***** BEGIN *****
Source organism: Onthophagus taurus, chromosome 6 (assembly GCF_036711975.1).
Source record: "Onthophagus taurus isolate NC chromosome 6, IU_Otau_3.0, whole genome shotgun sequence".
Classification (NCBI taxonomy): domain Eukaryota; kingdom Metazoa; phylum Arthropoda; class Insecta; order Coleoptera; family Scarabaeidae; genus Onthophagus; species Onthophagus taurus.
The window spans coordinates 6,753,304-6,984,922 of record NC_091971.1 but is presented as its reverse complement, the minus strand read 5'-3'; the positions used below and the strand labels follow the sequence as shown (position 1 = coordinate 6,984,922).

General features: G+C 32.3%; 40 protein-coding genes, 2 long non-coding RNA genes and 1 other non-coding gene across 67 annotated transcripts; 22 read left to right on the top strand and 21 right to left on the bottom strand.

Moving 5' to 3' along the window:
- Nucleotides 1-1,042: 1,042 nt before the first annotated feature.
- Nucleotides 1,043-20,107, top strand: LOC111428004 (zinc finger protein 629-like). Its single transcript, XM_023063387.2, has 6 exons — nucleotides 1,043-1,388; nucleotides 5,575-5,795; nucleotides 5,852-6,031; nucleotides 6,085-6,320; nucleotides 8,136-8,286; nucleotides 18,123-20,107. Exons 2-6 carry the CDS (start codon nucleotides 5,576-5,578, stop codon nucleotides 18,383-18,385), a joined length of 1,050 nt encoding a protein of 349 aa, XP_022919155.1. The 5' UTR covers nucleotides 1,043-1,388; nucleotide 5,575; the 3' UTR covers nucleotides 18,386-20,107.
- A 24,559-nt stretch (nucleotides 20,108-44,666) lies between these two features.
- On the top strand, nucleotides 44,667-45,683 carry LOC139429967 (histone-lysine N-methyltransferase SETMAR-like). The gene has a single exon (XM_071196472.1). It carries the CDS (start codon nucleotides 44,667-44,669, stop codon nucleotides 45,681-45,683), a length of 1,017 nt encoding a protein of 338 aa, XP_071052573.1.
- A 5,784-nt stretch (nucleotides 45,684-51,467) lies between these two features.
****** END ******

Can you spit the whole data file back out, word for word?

Source organism: Onthophagus taurus, chromosome 6 (assembly GCF_036711975.1).
Source record: "Onthophagus taurus isolate NC chromosome 6, IU_Otau_3.0, whole genome shotgun sequence".
Classification (NCBI taxonomy): domain Eukaryota; kingdom Metazoa; phylum Arthropoda; class Insecta; order Coleoptera; family Scarabaeidae; genus Onthophagus; species Onthophagus taurus.
The window spans coordinates 6,753,304-6,984,922 of record NC_091971.1 but is presented as its reverse complement, the minus strand read 5'-3'; the positions used below and the strand labels follow the sequence as shown (position 1 = coordinate 6,984,922).

General features: G+C 32.3%; 40 protein-coding genes, 2 long non-coding RNA genes and 1 other non-coding gene across 67 annotated transcripts; 22 read left to right on the top strand and 21 right to left on the bottom strand.

Moving 5' to 3' along the window:
- Nucleotides 1-1,042: 1,042 nt before the first annotated feature.
- Nucleotides 1,043-20,107, top strand: LOC111428004 (zinc finger protein 629-like). Its single transcript, XM_023063387.2, has 6 exons — nucleotides 1,043-1,388; nucleotides 5,575-5,795; nucleotides 5,852-6,031; nucleotides 6,085-6,320; nucleotides 8,136-8,286; nucleotides 18,123-20,107. Exons 2-6 carry the CDS (start codon nucleotides 5,576-5,578, stop codon nucleotides 18,383-18,385), a joined length of 1,050 nt encoding a protein of 349 aa, XP_022919155.1. The 5' UTR covers nucleotides 1,043-1,388; nucleotide 5,575; the 3' UTR covers nucleotides 18,386-20,107.
- A 24,559-nt stretch (nucleotides 20,108-44,666) lies between these two features.
- On the top strand, nucleotides 44,667-45,683 carry LOC139429967 (histone-lysine N-methyltransferase SETMAR-like). The gene has a single exon (XM_071196472.1). It carries the CDS (start codon nucleotides 44,667-44,669, stop codon nucleotides 45,681-45,683), a length of 1,017 nt encoding a protein of 338 aa, XP_071052573.1.
- A 5,784-nt stretch (nucleotides 45,684-51,467) lies between these two features.